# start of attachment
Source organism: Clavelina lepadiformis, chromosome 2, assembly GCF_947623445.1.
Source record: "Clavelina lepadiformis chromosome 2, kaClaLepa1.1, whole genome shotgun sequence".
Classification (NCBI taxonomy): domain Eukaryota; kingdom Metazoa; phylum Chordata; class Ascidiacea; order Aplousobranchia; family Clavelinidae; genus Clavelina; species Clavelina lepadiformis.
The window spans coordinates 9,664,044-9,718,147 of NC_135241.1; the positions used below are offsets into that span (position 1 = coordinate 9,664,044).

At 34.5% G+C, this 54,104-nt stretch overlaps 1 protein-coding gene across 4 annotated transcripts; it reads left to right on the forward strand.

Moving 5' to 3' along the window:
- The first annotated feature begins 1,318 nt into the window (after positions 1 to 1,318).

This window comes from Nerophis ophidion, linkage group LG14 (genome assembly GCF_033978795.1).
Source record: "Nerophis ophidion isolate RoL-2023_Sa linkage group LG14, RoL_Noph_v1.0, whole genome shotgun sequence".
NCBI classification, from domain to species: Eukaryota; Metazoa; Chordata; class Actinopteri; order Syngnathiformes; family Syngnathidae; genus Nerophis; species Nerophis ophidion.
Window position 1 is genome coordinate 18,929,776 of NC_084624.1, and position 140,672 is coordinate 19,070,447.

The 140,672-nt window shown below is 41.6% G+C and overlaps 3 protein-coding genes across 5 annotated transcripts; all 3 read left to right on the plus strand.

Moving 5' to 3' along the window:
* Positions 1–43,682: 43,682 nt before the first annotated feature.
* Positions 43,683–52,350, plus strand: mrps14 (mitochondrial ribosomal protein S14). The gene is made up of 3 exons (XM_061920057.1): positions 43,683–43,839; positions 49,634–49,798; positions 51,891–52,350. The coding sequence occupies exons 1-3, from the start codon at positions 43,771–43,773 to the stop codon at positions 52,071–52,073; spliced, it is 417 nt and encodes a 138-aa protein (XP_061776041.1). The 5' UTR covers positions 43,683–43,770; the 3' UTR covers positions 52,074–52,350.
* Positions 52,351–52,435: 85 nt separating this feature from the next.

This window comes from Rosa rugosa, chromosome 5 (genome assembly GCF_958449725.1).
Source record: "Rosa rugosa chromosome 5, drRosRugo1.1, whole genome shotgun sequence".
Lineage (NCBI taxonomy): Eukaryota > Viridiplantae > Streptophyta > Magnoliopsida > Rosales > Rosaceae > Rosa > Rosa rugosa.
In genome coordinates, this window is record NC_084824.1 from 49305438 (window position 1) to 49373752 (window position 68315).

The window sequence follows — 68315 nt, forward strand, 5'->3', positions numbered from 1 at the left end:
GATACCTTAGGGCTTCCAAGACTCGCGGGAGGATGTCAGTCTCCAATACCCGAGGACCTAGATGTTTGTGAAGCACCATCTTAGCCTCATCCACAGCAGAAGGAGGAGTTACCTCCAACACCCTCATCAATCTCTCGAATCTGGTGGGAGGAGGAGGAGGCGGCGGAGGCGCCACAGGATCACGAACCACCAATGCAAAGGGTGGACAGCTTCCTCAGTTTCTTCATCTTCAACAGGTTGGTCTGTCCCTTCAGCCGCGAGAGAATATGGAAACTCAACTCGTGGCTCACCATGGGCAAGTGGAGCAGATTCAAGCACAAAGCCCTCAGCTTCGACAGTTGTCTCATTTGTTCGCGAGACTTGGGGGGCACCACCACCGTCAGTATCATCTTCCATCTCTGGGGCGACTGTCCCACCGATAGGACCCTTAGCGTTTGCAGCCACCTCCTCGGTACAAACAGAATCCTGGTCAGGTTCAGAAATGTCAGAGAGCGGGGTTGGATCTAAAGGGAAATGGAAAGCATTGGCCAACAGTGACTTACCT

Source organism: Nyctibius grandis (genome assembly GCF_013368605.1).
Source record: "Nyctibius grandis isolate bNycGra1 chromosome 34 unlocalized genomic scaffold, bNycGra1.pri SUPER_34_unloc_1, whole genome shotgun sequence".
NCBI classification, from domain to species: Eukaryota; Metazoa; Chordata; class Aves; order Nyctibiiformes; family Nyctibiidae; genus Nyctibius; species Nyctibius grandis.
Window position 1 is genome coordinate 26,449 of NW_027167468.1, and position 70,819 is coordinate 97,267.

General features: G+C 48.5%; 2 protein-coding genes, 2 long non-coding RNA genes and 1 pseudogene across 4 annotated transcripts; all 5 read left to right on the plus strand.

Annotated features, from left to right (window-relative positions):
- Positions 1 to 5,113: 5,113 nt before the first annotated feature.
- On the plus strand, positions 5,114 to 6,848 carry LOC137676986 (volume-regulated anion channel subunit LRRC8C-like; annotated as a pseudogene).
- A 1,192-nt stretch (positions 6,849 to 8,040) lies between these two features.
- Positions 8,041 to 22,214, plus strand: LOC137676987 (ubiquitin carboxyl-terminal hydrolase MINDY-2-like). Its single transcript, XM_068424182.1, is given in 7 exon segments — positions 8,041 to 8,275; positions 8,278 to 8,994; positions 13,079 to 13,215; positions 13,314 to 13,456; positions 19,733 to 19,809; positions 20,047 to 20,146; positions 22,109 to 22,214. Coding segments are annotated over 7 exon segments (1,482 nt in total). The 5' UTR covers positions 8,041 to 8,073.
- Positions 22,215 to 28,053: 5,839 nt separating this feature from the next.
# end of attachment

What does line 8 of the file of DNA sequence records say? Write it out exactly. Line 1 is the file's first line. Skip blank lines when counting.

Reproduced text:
This window comes from Nerophis ophidion, linkage group LG14 (genome assembly GCF_033978795.1).